Central Valley and Delta

Very warm afternoon temperatures and low relative humidities in the valley are a result of:

a) Adiabatic warming due to subsidence from the North Pacific high pressure cell.

b) The nocturnal inversion formed due to downslope drainage flow from adjacent mountain ranges.

c) Inhibition of convection in morning hours due to combined effects of a) and b). This inability of atmosphere to transport heat aloft results in a net positive heat flux into boundary layer.

The boundary layer is generally mixed to at least 1km (> 3000 feet) over the valley by afternoon on a typical summer day. This produces surface winds that are generally up-valley, or, southerly in the center of the Sacramento Valley, and northerly in the San Joaquin Valley. In the Sierra foothills are seen light upslope (southwest to northwest) surface winds. Shortly after noon in the Sacramento River Delta at the outlet of the Straits of Carquinez, an onshore sea-breeze circulation develops. As the afternoon progresses, and the onshore thermal gradient increases, the sea-breeze front attempts to advance, continually being mixed out at its leading edge - usually somewhere between Suisun and Davis - by the convective currents of the hot and dry valley air. If the marine layer is sufficiently deep to sustain this erosion, the sea-breeze front can advect to and through the Sacramento and Stockton metro areas. This produces not only a marked temperature decrease, but also a wind shift and enhancement known as the Delta Breeze. This is seen generally as southwest to southeast winds in the Sacramento Valley and northwest to north winds in the San Joaquin Valley. In the Delta itself, southwest to northwest winds can gust to over 30 mph, and can persist throughout the night and into the next morning. Generally, a depth of at least 1500 feet is necessary to produce a cooling Delta Breeze in the Sacramento and Stockton metro areas. Areas near the Straits, however can observe an evening sea breeze and cooling with a marine layer as shallow as a couple hundred feet. In these strong high pressure scenarios however, daytime max temperatures in these areas will climb much higher. With the depth of the marine layer being the major limiting factor on the cooling effects of the Delta Breeze further inland, changes which indicate a lifting of the subsidence inversion are key to accurate diagnosis and forecasting - namely 700-500mb height falls and cooling. This can be very difficult to forecast, as the changes are sometimes subtle, but generally the maximum marine layer deepening happens if the shortwave producing these changes times its arrival to coincide with the diurnal pressure minimum in the evening. This is of course too late to affect the current day's max temp, but will likely have larger affects on the next days min and max than if it had arrived at another time, as marine air subsequently advects into the valley most of the night. The 24 hour maximum temperature cooling in these ideal cases can be as much as 12 or 15 degrees F. In many instances, the models will indicate what appears to be a sufficient surface pressure gradient (e.g., 4mb from SFO to SAC) to advect marine air inland, when all that results is an increase in wind speed with negligible cooling in the Sacramento metro area. In these cases, the marine layer deepened some, but the sea breeze front was mixed out somewhere just southwest of Sacramento, with only momentum keeping warm southwest winds blowing through the city.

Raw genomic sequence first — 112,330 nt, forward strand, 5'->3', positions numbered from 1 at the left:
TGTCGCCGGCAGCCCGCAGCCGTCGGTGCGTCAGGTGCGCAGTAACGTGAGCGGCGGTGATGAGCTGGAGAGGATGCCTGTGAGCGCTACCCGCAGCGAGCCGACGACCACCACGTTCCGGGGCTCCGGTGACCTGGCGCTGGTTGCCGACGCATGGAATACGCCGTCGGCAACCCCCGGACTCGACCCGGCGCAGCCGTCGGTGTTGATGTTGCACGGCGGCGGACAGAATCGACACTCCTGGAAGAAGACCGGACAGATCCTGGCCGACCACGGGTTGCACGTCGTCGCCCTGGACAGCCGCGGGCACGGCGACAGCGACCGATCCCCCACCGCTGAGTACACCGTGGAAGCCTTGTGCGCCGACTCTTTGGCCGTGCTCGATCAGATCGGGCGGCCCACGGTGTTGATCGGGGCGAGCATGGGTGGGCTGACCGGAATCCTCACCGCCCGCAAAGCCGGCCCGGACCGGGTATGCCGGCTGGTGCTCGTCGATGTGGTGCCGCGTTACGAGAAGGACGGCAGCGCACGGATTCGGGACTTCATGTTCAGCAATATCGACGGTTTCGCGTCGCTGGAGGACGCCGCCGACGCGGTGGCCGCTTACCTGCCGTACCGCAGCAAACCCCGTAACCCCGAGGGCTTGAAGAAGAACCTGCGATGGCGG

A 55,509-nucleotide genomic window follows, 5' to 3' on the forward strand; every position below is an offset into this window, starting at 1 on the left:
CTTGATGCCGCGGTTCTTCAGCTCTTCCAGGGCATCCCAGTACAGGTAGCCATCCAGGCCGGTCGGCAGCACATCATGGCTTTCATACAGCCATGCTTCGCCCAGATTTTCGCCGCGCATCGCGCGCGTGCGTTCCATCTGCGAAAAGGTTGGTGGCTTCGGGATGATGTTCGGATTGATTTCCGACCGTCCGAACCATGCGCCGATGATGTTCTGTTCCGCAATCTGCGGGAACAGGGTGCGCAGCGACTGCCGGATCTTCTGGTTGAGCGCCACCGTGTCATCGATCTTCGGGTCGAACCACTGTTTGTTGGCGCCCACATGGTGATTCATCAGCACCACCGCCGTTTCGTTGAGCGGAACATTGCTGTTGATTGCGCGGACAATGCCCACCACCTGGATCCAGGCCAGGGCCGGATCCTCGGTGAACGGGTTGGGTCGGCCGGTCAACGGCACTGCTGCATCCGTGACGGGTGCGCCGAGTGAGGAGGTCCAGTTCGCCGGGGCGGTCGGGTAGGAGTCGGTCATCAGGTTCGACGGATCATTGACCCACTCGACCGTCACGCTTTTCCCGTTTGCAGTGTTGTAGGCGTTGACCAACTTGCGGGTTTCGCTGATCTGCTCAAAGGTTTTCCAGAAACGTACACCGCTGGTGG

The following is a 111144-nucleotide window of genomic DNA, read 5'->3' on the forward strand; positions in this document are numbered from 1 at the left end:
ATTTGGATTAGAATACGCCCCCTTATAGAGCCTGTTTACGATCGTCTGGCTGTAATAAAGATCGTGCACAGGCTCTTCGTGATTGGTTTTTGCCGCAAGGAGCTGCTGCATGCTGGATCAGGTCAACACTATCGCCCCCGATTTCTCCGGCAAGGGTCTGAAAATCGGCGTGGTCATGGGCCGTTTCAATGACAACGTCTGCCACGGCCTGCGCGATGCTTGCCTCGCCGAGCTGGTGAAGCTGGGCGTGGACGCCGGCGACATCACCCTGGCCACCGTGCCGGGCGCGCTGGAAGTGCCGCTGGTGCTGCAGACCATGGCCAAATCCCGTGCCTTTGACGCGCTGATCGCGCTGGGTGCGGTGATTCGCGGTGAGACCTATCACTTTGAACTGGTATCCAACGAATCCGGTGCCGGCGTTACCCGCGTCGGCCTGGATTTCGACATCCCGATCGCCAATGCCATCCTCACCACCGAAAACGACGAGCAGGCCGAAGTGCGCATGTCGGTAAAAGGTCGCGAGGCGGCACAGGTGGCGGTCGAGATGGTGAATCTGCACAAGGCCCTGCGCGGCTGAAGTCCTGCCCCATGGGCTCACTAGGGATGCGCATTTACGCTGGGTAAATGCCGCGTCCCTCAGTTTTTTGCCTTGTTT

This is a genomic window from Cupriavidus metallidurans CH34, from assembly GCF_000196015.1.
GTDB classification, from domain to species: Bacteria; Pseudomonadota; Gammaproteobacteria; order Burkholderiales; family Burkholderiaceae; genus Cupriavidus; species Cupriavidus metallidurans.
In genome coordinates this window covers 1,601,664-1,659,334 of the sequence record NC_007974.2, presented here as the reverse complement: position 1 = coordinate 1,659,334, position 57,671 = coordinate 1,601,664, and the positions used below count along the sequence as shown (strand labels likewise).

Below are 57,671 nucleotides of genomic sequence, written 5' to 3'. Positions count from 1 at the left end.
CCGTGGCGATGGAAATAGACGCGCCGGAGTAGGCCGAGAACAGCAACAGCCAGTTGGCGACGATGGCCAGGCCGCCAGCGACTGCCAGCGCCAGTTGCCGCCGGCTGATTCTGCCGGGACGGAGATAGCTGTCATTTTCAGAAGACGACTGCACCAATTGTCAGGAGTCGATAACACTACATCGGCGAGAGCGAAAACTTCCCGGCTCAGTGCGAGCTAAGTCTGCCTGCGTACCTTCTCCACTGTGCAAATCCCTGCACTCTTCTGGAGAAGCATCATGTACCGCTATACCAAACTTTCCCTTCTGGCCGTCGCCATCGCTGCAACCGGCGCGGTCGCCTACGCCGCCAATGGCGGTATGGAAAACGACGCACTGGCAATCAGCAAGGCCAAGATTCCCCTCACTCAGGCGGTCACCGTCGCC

Precipitation in the Central Valley is very rare in the summer months and is due to either to the remnants of a tropical system, or a thunderstorm that is able to propagate into the valley off the foothills after sunset.


The strongest feature in the entire Northern Hemisphere during the winter is the jet stream in the Northwest Pacific. The tremendous baroclinicity created by arctic and polar lows from the Asian continent interacting with the warm southern currents of the Western Pacific produces a large jet maximum. Wind velocities at jet level typically exceed 100 kt over a large area of the Northwest Pacific the entire winter. At the surface, a semi-permanent low pressure area forms, or more correctly, a preferred area for cyclogenesis is found in the vicinity of the Gulf of Alaska. Periods of moist southwesterly flow east of this semi-permanent feature provides the climatologically wetter winters of the west coast of North America north of 40N. In a typical year, less north-south baroclinicity in the Eastern Pacific weakens the jet to 60 kt or less, and the upper flow becomes diffluent, sometimes with northern and southern branches of the jet forming. Beneath this pattern, surface low pressure systems occlude well offshore and are typically filling as they reach California in the southern branch of the diffluent jet with deep cyclogenesis in the Eastern Pacific relatively uncommon. This split and southern branch can at times be strengthened considerably by the development of a blocking ridge or high in the 120 to 140W longitude range north of 45N. As one might imagine, the North Pacific surface high weakens in the winter, and is displaced south and slightly east.